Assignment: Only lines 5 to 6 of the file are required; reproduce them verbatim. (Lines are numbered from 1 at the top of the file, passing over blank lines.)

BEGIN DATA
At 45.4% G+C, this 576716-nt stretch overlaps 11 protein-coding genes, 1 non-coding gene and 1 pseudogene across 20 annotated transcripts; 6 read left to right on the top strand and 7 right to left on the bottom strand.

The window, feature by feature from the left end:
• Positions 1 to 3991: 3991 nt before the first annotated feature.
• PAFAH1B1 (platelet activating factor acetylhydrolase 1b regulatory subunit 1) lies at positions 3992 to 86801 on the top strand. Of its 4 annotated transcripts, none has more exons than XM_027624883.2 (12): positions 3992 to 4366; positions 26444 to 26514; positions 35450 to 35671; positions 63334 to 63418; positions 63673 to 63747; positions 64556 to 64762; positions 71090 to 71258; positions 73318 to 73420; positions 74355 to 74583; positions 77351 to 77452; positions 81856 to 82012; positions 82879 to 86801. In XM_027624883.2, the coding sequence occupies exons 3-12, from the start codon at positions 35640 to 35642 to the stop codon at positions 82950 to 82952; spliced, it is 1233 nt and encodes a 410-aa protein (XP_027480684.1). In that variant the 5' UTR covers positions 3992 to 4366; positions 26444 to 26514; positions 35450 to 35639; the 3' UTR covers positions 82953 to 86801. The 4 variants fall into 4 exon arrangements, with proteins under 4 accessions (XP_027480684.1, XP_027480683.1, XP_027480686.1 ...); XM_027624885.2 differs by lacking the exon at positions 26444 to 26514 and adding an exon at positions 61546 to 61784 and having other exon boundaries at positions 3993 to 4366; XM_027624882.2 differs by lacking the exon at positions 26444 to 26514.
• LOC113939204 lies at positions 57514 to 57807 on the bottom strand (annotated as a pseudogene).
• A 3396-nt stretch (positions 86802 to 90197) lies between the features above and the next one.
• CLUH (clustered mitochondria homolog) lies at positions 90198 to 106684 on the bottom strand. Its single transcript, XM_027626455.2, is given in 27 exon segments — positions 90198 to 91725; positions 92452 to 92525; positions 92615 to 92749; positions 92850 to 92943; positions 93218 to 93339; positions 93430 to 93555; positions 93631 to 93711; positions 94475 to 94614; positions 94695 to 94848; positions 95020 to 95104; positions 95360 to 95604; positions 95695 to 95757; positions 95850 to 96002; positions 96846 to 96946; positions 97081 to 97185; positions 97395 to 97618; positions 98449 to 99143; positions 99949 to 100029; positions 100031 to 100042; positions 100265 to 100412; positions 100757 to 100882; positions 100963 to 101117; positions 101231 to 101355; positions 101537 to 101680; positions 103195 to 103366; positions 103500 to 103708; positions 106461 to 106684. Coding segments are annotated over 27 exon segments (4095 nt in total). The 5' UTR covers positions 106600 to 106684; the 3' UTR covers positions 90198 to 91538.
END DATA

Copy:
• LOC113939204 lies at positions 57514 to 57807 on the bottom strand (annotated as a pseudogene).
• A 3396-nt stretch (positions 86802 to 90197) lies between the features above and the next one.